Cutting Through Political Scrub.
01 July 2016.
Draft Climate Change Strategy Submission- March 2016
Tas gov draft climate change strategy submission by Jen Brown
End of Life Service Too Valuable To Lose.
We have heard a lot in the media lately about the right to die and the emotive issues surrounding euthanasia. In the midst of the arguments there is a very important, yet simple aspect of the death debate that can be overlooked. It is the importance for all individuals of ‘being comfortable with the process of death itself’.
As a Registered nurse I have worked in palliative care in both community and hospital settings. I am struck time and again in this work by the direct relationship between an uncomfortable death and a lack of acceptance of death.
When an individual or their family are fighting the idea of death, the dying person is not given the strength or permission to let go and die. The drive and pressure to hold on for oneself or loved ones can result in a battle to survive, fighting physical and emotional pain and more time spent suffering. This tension can make the process of dying very challenging for everyone.
There is one certain thing that helps. A quality palliative care team under the direction of a specialist nurse can provide valuable information and understanding of the dying process which helps relax the family, friends and individual who is dying. This is now an invaluable service provided to an increasing number people who choose to die at home.
The hospice@HOME service provides people nearing the end of life with the choice to die at home, or stay at home for as long as they wish. Packages of care provide a mix of clinical and other services through face-to-face visits and 24/7 telephone advice, ensuring patients and their families have optimal support at this critical time. Packages are adapted to individual needs and are designed to complement, not duplicate existing services. They give the dying and their families a sense of control and the necessary care to enable them to manage this intense time in the best way possible – in other words to have ‘a good death’.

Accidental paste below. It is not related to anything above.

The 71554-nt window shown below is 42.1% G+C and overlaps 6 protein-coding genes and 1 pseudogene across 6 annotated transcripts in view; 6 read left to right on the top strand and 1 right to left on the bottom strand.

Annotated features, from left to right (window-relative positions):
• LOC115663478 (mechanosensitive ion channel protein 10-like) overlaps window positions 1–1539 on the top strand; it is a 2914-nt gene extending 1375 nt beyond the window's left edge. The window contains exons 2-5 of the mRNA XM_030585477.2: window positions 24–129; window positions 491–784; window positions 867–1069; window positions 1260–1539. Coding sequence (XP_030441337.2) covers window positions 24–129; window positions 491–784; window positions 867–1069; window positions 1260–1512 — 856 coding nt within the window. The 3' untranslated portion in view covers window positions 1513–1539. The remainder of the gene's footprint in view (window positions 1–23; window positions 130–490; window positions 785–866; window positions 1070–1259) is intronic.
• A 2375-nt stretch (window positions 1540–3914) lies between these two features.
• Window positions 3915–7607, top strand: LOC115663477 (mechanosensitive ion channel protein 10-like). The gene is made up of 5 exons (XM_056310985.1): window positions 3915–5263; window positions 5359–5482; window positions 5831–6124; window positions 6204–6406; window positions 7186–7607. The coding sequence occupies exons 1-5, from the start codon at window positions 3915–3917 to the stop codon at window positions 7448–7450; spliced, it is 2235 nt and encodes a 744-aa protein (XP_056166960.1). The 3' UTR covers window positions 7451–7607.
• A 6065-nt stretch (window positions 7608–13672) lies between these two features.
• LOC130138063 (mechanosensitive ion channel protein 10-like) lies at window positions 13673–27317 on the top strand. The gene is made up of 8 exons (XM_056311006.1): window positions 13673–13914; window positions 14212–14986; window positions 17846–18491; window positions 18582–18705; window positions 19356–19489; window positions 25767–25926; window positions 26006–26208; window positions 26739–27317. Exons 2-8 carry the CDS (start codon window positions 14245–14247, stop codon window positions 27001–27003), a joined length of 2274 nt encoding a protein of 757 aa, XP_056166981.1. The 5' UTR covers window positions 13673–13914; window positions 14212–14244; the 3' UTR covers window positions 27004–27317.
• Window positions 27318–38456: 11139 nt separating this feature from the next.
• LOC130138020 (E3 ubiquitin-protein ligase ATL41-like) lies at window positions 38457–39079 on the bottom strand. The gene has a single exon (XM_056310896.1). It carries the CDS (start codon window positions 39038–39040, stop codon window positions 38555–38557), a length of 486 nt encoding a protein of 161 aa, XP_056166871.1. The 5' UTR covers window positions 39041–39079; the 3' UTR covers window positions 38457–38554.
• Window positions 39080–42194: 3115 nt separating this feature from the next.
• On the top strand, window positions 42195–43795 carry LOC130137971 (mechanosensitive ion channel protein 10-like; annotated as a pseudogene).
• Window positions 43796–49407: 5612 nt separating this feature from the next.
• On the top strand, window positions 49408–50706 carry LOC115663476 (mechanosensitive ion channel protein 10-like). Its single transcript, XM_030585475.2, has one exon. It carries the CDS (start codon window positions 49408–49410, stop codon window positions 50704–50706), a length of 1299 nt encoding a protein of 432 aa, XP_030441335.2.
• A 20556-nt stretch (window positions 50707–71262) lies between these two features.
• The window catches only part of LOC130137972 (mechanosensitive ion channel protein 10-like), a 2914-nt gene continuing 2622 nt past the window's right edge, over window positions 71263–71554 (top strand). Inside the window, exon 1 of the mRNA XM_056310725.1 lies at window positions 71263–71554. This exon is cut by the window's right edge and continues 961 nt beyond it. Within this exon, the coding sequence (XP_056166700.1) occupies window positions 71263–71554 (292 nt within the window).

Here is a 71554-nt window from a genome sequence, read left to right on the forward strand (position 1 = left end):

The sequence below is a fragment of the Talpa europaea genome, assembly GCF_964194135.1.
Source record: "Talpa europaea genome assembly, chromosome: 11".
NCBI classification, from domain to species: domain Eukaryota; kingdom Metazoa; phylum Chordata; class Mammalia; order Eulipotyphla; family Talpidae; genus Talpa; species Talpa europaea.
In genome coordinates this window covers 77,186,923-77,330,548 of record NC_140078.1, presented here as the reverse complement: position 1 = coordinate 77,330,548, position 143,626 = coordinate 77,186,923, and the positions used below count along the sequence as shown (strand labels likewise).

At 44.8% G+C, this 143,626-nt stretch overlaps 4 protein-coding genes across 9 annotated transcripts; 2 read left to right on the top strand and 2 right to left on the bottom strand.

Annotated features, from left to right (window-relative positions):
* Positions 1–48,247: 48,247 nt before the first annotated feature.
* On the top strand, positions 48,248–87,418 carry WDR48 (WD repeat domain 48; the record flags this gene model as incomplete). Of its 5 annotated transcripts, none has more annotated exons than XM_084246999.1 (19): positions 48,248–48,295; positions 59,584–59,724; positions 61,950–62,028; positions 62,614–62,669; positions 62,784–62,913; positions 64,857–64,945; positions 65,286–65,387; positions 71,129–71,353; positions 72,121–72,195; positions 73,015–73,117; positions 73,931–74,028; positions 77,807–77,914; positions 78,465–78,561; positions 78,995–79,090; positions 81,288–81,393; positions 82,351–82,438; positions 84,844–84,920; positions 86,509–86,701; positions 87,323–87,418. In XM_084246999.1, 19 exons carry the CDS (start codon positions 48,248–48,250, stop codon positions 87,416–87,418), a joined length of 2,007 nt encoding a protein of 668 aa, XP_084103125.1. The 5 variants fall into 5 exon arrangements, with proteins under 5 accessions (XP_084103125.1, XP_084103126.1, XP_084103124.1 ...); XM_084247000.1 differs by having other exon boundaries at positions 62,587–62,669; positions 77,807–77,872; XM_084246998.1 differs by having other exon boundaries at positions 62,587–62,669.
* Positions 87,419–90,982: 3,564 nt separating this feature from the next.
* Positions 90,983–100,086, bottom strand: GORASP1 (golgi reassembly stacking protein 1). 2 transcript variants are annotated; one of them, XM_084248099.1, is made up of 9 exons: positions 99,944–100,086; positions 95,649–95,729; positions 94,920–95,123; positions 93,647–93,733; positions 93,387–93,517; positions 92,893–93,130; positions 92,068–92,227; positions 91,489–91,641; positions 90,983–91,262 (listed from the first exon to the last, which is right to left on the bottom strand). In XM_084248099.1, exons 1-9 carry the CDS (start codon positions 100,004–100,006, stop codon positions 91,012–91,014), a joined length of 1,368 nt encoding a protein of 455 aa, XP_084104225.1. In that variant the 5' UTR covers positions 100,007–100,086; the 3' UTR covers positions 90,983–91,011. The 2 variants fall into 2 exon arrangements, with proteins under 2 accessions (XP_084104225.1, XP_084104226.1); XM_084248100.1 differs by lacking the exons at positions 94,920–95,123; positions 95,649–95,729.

The hospice@HOME funding is part of the Better Access to Palliative Care funding that was received across three organisations in Tasmania, DHHS, Palliative Care Tasmania (formerly known as TAHPC) and The District Nurses. The funding is part of the Tasmanian Health Assistance Package and was for 3 years of funding to end June 2016. The funding for The District Nurses was to deliver 2000 packages of care over the three years. They have delivered just over 1500 packages of care to date supporting people who wish to die in their own home to do so. They have over 500 people currently receiving care across the State from the hospice@HOME packages. However because of the setup and lead in time for the service to become operational The District Nurses are concerned about ongoing funding to enable the continuation of care to existing clients and to meet future needs.
Sadly, The District Nursing Service are currently struggling for a response from the federal government with regards to their hospice@HOME service as funding is set to be cut off at the end of June 2016.
A number of packages are still available for use but without support from the Federal government to extend the program beyond June, the program will lose these packages and a number of individuals who would benefit will miss out resulting in a increasing numbers of difficult, uncertain and uncomfortable deaths in the Tasmanian community.
As a registered nurse, public health consultant and Greens Party Candidate for Denison in the House of Representatives I urge the Federal Health Minister, Sussan Ley to engage with The District Nurses to ensure as a minimum these packages can be delivered beyond June with a view to considering ongoing funding of the hospice@HOME across Tasmania.